On Christmas Eve, I had a fever of 103. In a state of half-waking delirium, I was visited by an angel calling itself the Ghost of Music Yet to Come. He chain-smoked and wore white jeans. His wings were beautiful.
In this fever-dream, I was allowed to glimpse what life would be like — what music would be like — if only I were in charge. In this dream, I was the All-Being Master of Rock and the Universe.
When I awoke on Christmas morning, I found the following manifesto — scribbled in my own hand — on the sleeve of a Stylistics record.
?AS ALL-BEING MASTER of Rock and the Universe (AB Master), with unlimited power to reshape the music world, my actions will be swift, sure and brutal.
It may seem cruel and undemocratic, but the first thing I’ll do as AB Master is eliminate 55 percent of all new music currently available (including music on major labels, indies and homemade demos thrown up on MySpace).
I will not force anyone to actually quit making music, recording or playing live. I will merely forbid them from putting it out in accessible, recorded form.
The reason is plain. There are simply too many records being released these days. All of us who love music are overwhelmed by the quantity — and underwhelmed by the quality — of records today.
Only 10 years ago, I was shocked to learn that more than 30,000 albums were released on an annual basis. It seemed outlandishly daunting: How could any single person keep track of even a fraction of it?
Since then, that figure has skyrocketed. What does this mean? Well, it means many things, but partly it means that too many people seem to think their music is worthy of our dollars and ears. At both major and indie labels, too many raw, young talents are being given too much exposure too soon, with too little quality control — and then tossed aside when their albums fail to ignite the planet. Too many undeveloped talents are being forced to compete against one another, and most of ’em end up bloodied and broken. And broke, to boot.
It will benefit artists as much as listeners when 55 percent of all music currently being made is — after thorough quality-control evaluation — denied release. This will be administered by the Council of Twelve, a pop-musical star chamber that will initially include Jesus Christ, Steve Jones, Sarah Vaughan, OutKast, Dick Clark, John Peel, Stevie Wonder, Missy Elliott & Timbaland, Frank Sinatra, and Lennon-McCartney. Note: Production values will not necessarily be a barrier. Four-tracks will qualify, if brilliant.
Say what you will about Motown founder Berry Gordy, but he did know something about quality control from his days at Ford. Gordy forced artists to test their songs against a panel of savvy musical judges every Friday. And the standards were do-or-die shit, like: If you had a dollar, would you buy this record or a sandwich?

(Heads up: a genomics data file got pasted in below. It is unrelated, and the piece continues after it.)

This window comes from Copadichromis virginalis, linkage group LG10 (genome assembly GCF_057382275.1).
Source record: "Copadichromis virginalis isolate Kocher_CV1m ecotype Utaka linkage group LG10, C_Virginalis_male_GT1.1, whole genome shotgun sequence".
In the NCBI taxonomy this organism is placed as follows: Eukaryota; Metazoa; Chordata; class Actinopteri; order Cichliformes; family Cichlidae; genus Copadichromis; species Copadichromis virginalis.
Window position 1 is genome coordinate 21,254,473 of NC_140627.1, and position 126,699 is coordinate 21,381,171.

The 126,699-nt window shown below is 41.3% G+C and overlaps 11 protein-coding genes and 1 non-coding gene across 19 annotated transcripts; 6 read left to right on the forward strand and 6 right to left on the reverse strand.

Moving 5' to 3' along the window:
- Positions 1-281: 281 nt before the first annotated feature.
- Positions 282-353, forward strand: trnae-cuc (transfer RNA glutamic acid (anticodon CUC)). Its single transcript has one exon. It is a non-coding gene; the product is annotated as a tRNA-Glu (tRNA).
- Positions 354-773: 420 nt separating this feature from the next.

Everyone at Motown felt the sting of rejection from their peers at times. Yeah, it sucked. But it sucked a lot less than if they’d been expected to somehow sell a million records on their own, with no real creative support, and were then tossed aside after their first flop (or three) — which is what happens at major labels every day.
Almost as bad is today’s indie-label situation, where, often, labels are hardly more than glorified distributors for bands who are expected to do all their own marketing, promotion and “artist development.” (I have to use quotation marks, because real artist development hardly exists anymore.)
Under this new law, fewer artists will be able to put out records. Then again, we’ll be saving thousands from premature failure, both commercial and artistic.
Of course, even with all the quality control in the world, some perfectly wonderful records just don’t hit, and no one ever knows why. (Just ask the Temptations or the Supremes, who both flopped pretty hard in their early years.) But in such cases, it is spiritually preferable for the artist to be able to move forward with a fine record in hand — if not a gold one. History will absolve them.
?MY SECOND ACT AS AB MASTER will be to call an immediate halt to the use of most pop music in advertising. Artists will be free to write product jingles, of course, as they always have (from Jeff Barry to Mark Mothersbaugh to Jack White). In very rare cases, an older hit song may be reworked for jingle purposes if the results are particularly rad (e.g., “Whip It/Swiff It”). But this too will be subject to thorough evaluation by the Council of Twelve, who will test the proposed ad for sufficient whimsy, charm and That Certain Je Ne Sais Quoi.
Initially, this new ban will hurt up-and-coming bands who can sometimes pay rent for a few months after getting their music placed in a TV ad. Then again, it will level the playing field for those who don’t have such industry connections. And, in the long run, it will shake out to the greater good. Consider the benefits: